Various environmental and journalistic investigations have pointed to the Dragon Cartel, a criminal network with Mexican, American, Chinese and other intermediaries who conspire to exploit and fish the totoaba in that region.

Image: Ruben Flores, captain of one of the fishing boats of the Cucapa town, in El Zanjon, Baja California, April 2021.
Rubén Flores, captain of one of the fishing boats of the Cucapá town, in El Zanjón, Baja California.Alejandro Cegarra

Flores said that just by looking at the sky, he knows what the weather will be like. That's why he shakes his head disapprovingly every time he sees the relentless sun.

"Something strange is happening here. It is as if the sun lasts longer, so the fish do not like that heat. They are born less and weigh less." It used to take them two days to fish for curvina, now it takes them a whole week, he said, looking at the river.

The intense drought also has affected the fish's reproduction, so they must go further and further out, with poorly prepared boats, with small engines and without much fuel.

"We comply with everything, but the people of the surrounding towns also fish and don't (comply) —and many times we're punished for that, said Paco, a veteran fisherman with more than 25 years of experience.

"And we must also be careful because the narco is there, they follow our routes through the area and they fish in order to hide tons of drugs underneath. We tell the police, but nobody does anything," said Paco, whose last name is being withheld for fear of retaliation.

The United States issued a security alert in April for tourists and officials to take great precautions when traveling in and around the city of Mexicali and its rural area due to widespread cartel violence.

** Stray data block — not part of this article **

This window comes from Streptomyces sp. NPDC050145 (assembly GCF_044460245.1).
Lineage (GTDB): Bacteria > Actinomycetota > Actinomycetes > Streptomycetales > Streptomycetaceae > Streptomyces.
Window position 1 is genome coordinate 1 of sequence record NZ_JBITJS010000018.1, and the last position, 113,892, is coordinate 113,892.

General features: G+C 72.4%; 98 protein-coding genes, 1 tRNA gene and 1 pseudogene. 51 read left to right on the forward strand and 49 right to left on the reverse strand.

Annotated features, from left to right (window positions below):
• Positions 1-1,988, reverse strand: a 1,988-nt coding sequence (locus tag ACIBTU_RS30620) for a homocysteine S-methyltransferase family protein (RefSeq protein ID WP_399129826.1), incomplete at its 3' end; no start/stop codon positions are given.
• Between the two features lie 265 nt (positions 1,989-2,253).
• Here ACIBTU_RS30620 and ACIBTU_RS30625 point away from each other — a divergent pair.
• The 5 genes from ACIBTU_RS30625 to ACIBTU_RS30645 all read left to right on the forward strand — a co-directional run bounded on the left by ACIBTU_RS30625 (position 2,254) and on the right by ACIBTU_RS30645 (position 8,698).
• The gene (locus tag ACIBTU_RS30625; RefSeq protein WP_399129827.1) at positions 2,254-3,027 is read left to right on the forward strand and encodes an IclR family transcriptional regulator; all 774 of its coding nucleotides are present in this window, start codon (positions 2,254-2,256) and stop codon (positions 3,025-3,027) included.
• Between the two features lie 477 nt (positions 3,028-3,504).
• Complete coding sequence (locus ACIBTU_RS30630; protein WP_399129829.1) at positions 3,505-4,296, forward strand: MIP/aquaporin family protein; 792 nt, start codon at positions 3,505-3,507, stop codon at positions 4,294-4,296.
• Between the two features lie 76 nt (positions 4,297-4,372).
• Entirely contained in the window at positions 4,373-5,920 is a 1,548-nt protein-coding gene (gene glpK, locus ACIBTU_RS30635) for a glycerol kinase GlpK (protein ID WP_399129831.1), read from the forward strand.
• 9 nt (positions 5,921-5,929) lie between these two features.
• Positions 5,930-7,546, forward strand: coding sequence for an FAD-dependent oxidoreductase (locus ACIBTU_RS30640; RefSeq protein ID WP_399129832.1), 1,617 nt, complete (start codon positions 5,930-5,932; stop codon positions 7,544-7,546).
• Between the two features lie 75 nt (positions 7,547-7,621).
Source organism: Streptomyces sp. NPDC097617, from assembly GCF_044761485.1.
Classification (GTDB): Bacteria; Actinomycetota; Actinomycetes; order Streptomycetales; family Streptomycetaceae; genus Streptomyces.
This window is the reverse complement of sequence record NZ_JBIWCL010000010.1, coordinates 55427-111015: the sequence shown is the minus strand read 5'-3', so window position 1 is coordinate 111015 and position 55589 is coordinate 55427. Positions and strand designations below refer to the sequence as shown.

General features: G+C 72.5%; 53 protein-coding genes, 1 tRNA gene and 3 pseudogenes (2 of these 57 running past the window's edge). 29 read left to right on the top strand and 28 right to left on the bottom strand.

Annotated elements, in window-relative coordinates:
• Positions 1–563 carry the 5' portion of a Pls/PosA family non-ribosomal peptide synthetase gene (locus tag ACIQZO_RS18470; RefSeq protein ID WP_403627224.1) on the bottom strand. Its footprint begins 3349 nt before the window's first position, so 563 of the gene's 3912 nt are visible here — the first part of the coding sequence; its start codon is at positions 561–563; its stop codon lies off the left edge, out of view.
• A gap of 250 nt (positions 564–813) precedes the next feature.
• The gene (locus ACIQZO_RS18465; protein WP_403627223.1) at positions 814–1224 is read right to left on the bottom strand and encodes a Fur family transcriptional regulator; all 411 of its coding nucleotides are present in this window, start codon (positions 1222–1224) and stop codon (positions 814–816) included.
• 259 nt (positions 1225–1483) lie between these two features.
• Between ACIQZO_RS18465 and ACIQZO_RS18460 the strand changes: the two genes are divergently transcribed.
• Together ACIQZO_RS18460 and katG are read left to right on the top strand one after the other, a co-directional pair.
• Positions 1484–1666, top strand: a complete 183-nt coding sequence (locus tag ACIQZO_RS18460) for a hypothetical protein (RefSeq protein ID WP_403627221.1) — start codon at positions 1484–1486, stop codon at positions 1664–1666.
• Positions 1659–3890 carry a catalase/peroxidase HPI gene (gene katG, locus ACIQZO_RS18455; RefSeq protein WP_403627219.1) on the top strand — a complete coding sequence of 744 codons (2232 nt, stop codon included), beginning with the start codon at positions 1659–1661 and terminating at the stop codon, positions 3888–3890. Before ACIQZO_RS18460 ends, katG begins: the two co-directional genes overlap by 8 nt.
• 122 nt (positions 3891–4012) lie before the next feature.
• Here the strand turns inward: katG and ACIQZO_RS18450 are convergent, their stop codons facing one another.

"We do not feel safe, we are exposed to everything that is happening because there is a lot of crime. We try to protect ourselves and always be on the lookout for a stranger, because you never know who can attack you," Laguna said, with fear showing on her face.

"I want the river to stay"

Image: A photograph of a Cucapa child, taken in 1900, exhibited at the Cucapa Community Museum, in Baja California, April 2021.
A photograph of a Cucapá child, taken in 1900, exhibited at the Cucapá Community Museum, in Baja California, in April 2021.

Lucia Laguna considers herself a guardian of the Cucapá, keeping alive their language, customs and traditional clothing to preserve them. Her memory is one of the most important reservoirs of the Cucapá past.

Kneeling on the banks of the Colorado River, she touches the dark water with special devotion while reciting an ancient song. Two little girls are with her.

"My tata [grandfather] fishes because without that we cannot eat. I too would like to be a fisherman, because I really like the river and being here," Marleny Sáenz, 10, said.

"I want the river to stay, to have our traditions," she said. "I like to sing because it is part of me, I feel very proud to be part of this town."

Image: Luc?a Laguna with two of her students who learn the traditions and songs of the Cucap? people, in Baja California, Mexico, April 2021.
Lucía Laguna with two of her students who learn the traditions and songs of the Cucapá people. Alejandro Cegarra

It is a ritual that they used to celebrate on the banks of the river. From time immemorial they burned the cachanilla, a wild plant with a fresh aroma, while chanting their songs so that the fishermen would be lucky in their long expeditions at sea.

"It is about opening paths, so that everything goes well," Laguna said.

"We are paying the consequences of the pollution of other people. The people of the cities have to understand that we are affected by what they do. They do not live alone in the world," she said sadly, touching the water and singing to the river.

A version of this story was first published in Noticias Telemundo.